In general in one aspect, a preparation includes a SSB; a thermostable polymerase; at least four oligonucleotide primers, and a buffer.
 In another aspect, the buffer in the preparation has a pH in the range of pH6-pH9, a monovalent salt having a concentration in the range of 0-500 mM, a divalent metal cation having a concentration of 0.5 mM-10 mM and optionally a stabilization agent selected from the group consisting of BSA, glycerol and detergent.
 In another aspect, the SSB in the preparation is an extreme thermophile single strand binding protein (ET SSB) (New England Biolabs, Ipswich, Mass.).
 In another aspect, the thermostable polymerase in the preparation has strand displacement activity and is active at temperatures of greater than 50° C.
 In another aspect, the preparation is used in a method for amplifying a nucleic acid, which includes adding to the preparation, dNTPs and template nucleic acid; performing LAMP; and obtaining amplified template DNA.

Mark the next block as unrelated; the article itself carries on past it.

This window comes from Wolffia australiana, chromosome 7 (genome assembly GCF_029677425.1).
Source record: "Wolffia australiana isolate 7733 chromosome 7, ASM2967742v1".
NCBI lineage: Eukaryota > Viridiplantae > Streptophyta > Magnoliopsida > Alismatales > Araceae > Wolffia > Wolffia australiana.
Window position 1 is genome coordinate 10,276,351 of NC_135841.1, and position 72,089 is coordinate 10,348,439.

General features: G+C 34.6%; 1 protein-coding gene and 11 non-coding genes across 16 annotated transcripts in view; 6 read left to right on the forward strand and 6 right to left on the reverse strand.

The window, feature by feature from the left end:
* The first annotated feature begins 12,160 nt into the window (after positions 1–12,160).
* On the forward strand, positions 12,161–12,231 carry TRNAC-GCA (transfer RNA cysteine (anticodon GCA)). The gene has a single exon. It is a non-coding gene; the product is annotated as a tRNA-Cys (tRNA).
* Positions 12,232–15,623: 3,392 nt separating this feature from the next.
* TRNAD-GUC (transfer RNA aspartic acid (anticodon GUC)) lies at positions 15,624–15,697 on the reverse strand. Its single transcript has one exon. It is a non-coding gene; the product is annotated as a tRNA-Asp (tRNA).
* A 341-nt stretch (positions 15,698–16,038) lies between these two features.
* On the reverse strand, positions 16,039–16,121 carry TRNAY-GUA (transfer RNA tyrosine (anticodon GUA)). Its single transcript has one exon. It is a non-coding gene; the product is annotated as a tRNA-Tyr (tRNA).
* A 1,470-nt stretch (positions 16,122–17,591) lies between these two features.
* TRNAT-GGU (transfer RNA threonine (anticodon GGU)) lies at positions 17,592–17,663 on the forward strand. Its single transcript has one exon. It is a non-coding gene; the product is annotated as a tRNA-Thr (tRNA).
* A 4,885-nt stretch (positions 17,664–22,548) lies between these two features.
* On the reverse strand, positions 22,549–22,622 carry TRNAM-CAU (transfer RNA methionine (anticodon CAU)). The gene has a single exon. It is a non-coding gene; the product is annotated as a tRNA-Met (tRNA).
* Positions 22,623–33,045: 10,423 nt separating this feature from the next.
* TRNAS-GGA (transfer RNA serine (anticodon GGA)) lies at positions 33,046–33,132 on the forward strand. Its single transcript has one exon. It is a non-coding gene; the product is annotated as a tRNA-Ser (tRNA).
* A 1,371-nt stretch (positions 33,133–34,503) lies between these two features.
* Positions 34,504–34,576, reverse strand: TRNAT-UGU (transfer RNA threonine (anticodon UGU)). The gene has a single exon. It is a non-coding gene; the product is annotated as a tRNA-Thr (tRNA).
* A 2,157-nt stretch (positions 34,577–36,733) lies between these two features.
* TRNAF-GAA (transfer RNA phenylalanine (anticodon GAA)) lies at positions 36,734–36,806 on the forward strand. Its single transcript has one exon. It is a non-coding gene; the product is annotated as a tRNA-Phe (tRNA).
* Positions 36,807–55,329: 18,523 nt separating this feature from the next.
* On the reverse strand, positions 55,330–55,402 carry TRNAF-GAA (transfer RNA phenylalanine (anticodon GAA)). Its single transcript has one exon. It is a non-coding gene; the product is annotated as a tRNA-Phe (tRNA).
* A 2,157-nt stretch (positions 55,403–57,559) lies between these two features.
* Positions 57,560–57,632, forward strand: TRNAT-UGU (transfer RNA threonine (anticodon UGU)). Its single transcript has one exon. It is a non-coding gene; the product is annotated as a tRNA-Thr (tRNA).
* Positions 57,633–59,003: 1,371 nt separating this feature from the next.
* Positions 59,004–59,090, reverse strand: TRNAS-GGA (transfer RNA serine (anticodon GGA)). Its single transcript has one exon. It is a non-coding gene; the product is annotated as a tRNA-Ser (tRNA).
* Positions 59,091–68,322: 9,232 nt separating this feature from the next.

In general in one aspect, a method for inhibiting primer extension of a primer in an amplification reaction, includes: combining a SSB with a thermostable polymerase, at least four primers and a template nucleic acid in a reaction buffer at a first temperature; performing a LAMP reaction at a second temperature which is greater than the first temperature; and determining the inhibition with respect to the same mixture without the SSB.
 In another aspect, the method includes obtaining an increased rate of LAMP of the template DNA.
 In general in one aspect, a method for obtaining an increase in a rate of LAMP, includes combining a SSB with a thermostable polymerase, at least four primers and a template nucleic acid in a reaction buffer at a first temperature; and immediately or after a lag time at a temperature above 4° C. but below 70° C., performing a LAMP reaction at a second temperature, wherein the increase is determined with respect to the same mixture without the SSB.